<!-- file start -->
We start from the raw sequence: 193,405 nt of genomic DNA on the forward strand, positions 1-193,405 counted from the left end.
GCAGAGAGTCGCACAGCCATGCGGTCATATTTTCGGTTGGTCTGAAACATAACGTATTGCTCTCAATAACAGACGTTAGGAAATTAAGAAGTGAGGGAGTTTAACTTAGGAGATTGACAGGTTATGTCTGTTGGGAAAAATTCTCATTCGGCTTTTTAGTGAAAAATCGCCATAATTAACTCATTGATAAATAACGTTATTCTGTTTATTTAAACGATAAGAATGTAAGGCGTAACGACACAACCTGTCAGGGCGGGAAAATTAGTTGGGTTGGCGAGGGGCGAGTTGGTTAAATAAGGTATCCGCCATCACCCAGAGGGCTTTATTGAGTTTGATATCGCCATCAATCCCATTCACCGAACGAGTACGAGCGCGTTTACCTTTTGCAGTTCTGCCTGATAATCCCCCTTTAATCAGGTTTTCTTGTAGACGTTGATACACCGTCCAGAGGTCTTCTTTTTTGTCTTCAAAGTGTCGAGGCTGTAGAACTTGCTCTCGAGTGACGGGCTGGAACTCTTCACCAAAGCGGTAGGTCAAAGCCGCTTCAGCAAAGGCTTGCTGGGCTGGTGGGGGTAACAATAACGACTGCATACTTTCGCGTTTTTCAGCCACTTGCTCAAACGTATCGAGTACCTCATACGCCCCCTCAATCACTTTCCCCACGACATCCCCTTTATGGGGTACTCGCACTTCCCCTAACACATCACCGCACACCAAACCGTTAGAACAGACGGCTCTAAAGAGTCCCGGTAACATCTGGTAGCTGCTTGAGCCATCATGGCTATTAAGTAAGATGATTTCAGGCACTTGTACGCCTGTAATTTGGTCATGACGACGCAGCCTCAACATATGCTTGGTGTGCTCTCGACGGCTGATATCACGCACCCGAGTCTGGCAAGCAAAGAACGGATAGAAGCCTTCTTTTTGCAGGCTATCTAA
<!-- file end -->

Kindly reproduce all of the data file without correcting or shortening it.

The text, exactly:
We start from the raw sequence: 193,405 nt of genomic DNA on the forward strand, positions 1-193,405 counted from the left end.
GCAGAGAGTCGCACAGCCATGCGGTCATATTTTCGGTTGGTCTGAAACATAACGTATTGCTCTCAATAACAGACGTTAGGAAATTAAGAAGTGAGGGAGTTTAACTTAGGAGATTGACAGGTTATGTCTGTTGGGAAAAATTCTCATTCGGCTTTTTAGTGAAAAATCGCCATAATTAACTCATTGATAAATAACGTTATTCTGTTTATTTAAACGATAAGAATGTAAGGCGTAACGACACAACCTGTCAGGGCGGGAAAATTAGTTGGGTTGGCGAGGGGCGAGTTGGTTAAATAAGGTATCCGCCATCACCCAGAGGGCTTTATTGAGTTTGATATCGCCATCAATCCCATTCACCGAACGAGTACGAGCGCGTTTACCTTTTGCAGTTCTGCCTGATAATCCCCCTTTAATCAGGTTTTCTTGTAGACGTTGATACACCGTCCAGAGGTCTTCTTTTTTGTCTTCAAAGTGTCGAGGCTGTAGAACTTGCTCTCGAGTGACGGGCTGGAACTCTTCACCAAAGCGGTAGGTCAAAGCCGCTTCAGCAAAGGCTTGCTGGGCTGGTGGGGGTAACAATAACGACTGCATACTTTCGCGTTTTTCAGCCACTTGCTCAAACGTATCGAGTACCTCATACGCCCCCTCAATCACTTTCCCCACGACATCCCCTTTATGGGGTACTCGCACTTCCCCTAACACATCACCGCACACCAAACCGTTAGAACAGACGGCTCTAAAGAGTCCCGGTAACATCTGGTAGCTGCTTGAGCCATCATGGCTATTAAGTAAGATGATTTCAGGCACTTGTACGCCTGTAATTTGGTCATGACGACGCAGCCTCAACATATGCTTGGTGTGCTCTCGACGGCTGATATCACGCACCCGAGTCTGGCAAGCAAAGAACGGATAGAAGCCTTCTTTTTGCAGGCTATCTAA